By: Grant White

Weezer fans, myself included, were no doubt anticipating the band’s newest album, Pacific Daydream, which released on October 27 this year. Weezer’s previous two albums, Everything Will Be Alright In The End (EWBAITE) and the fan-dubbed White Album, were met with incredible success and positivity among fans, even being compared to the beloved Blue Album that launched Weezer’s career.


With Pacific Daydream, Weezer moves to a more relaxing vibe than that of its last two albums, diverging once again from the alt rock roots established in the band’s first album. Being directly influenced by the Beach Boys (which is even the name of the second track), Pacific Daydream isn’t like any other album Weezer has done, which isn’t necessarily a bad thing given their shaky discography. Each song is more pop-based, but they’re still fun and creative. I personally prefer the direction Weezer was going with the White Album and EWBAITE, but I like that front man Rivers Cuomo is still willing to try something new despite all the negative feedback he’s received over the band’s years.


Despite a fall release, the album has a very summer-like quality, making it perfect to listen to at the beach or on a weezerparticularly sunny day. With an amazingly cool album cover that’s quite literally out-of-this world, as well as a catchy first single with “Feels Like Summer,” Pacific Daydream boasts, at the very least, an interesting album.


My biggest complaint with the album is that it feels much too short, reaching only 34 minutes after all ten tracks have played. The closing song, “Any Friend of Diane’s,” doesn’t really feel like an album closer, which left me feeling surprised and a little unsatisfied when the music stopped playing. I would’ve liked to see the inclusion of at least one more last song that could give some sort of finality or closure to the album so it would actually feel like the end and feel right, which Weezer typically does perfectly, but not so here. Another complaint is that some songs in the album just aren’t as strong as others, and for only ten tracks there’s only so much room for error. For me, tunes like “Feels Like Summer” and “QB Blitz” resonate in my head long after I’ve finished listening, while others such as “Happy Hour” and “Get Right” fall flat and unnoticed. I do like, however, how consistent in tone the album is, and while I do not think every song here is a stand-out, I do feel as though they work together well and aren’t out of place.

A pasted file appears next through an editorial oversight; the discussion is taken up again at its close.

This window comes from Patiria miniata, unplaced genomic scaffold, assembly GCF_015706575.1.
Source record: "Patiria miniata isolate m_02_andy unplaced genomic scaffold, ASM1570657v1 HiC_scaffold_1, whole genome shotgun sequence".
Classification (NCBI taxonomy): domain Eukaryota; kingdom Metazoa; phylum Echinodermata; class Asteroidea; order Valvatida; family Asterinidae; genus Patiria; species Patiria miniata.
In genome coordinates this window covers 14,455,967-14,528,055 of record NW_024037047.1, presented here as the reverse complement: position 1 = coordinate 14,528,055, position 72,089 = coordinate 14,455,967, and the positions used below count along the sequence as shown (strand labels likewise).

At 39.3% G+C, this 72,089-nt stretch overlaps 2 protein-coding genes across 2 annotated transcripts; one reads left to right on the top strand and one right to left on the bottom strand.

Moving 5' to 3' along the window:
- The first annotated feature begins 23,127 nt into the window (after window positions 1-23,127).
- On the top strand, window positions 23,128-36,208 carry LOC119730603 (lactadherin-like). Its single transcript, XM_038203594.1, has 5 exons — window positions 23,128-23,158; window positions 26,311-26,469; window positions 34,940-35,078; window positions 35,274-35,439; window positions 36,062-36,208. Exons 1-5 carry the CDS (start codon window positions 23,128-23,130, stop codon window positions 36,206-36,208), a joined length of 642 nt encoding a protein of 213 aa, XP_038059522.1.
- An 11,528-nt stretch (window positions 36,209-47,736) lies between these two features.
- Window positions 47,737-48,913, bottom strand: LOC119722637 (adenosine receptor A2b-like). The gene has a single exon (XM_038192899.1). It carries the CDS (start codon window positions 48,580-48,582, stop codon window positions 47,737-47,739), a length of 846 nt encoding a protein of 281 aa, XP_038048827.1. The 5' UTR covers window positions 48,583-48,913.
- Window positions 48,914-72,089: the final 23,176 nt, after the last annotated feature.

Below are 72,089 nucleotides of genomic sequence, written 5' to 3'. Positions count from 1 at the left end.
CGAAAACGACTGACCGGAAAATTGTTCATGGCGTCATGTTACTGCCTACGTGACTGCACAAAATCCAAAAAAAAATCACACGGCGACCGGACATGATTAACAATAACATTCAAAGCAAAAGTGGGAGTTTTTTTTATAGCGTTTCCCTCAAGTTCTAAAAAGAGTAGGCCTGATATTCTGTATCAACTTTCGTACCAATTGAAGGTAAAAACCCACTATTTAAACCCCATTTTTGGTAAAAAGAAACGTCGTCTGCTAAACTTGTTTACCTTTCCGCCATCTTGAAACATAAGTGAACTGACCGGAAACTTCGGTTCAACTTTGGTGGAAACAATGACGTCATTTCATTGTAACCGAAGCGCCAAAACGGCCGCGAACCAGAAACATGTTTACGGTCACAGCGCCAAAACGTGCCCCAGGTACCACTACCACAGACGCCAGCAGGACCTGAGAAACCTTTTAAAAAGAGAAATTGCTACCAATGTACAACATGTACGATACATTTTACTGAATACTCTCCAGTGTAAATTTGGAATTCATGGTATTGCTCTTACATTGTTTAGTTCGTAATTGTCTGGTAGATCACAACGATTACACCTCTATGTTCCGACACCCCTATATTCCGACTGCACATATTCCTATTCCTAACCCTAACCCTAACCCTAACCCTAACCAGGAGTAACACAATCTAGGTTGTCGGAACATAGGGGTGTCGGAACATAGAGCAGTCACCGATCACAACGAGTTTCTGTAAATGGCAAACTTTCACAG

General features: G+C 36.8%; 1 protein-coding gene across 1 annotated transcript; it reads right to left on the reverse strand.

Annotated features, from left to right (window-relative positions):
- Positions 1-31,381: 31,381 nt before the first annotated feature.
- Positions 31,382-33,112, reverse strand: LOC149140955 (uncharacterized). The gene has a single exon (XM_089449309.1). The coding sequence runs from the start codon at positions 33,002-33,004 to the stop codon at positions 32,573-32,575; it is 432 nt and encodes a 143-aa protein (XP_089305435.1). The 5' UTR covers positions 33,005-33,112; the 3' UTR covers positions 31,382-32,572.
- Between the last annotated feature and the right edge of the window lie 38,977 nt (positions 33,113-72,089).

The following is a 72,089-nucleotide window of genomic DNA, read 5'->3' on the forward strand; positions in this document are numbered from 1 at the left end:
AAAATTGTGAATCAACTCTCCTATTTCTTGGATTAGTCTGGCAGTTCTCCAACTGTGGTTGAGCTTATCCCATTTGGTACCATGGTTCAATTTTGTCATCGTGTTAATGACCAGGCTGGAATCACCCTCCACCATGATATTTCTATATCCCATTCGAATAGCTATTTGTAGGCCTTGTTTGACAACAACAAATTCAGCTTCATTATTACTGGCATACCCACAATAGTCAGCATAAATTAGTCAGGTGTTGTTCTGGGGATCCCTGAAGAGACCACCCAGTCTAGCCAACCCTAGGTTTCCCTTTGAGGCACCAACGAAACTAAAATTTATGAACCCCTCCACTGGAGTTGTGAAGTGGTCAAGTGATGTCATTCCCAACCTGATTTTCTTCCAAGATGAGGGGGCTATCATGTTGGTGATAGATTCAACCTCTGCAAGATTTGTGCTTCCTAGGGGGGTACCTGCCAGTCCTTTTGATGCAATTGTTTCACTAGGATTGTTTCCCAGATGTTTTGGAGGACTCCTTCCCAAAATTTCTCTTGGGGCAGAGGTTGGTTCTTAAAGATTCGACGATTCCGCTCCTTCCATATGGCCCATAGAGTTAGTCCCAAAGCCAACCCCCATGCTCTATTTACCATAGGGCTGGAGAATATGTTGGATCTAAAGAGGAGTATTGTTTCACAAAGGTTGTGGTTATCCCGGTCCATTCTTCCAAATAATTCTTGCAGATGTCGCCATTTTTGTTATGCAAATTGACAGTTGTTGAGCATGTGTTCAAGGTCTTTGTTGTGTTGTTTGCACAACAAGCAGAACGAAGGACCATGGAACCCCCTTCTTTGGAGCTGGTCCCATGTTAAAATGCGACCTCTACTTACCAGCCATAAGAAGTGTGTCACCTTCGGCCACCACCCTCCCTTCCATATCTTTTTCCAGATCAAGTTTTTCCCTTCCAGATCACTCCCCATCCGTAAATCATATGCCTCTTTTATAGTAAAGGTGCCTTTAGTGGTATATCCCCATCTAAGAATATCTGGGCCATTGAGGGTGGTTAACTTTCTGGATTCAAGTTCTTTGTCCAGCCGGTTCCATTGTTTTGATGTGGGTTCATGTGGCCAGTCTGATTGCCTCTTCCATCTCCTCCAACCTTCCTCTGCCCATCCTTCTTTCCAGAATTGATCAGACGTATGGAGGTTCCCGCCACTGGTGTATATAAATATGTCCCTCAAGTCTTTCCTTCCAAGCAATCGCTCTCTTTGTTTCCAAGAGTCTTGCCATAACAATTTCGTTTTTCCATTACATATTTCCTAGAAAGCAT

Overall, I understand where Rivers wanted to go with this album and sincerely enjoy most of what it tries to do, but because it sounds so different from the band’s rock sound regained in its most recent albums, Pacific Daydream is not nearly my favorite album of Weezer’s and I am sure many long-time fans will agree. The album is, however, a breath of fresh air and unique in its own right; the more pop-based vibe is likely an attempt to attract fans of a more relaxed genre of music, leaving us hard rockers behind for the time being. Weezer has produced a few disastrous albums in its career, but I’m confident to say that this is not one of them.


So if you’re new to Weezer and enjoy music that’s more on the chill side, definitely give the album a listen! If you’re an old fan and have anxiously been putting off listening to it, bite the bullet and listen; you might be disappointed, but still give it a try.


You can find the album just about anywhere, including Spotify, Apple Music, iTunes, and YouTube.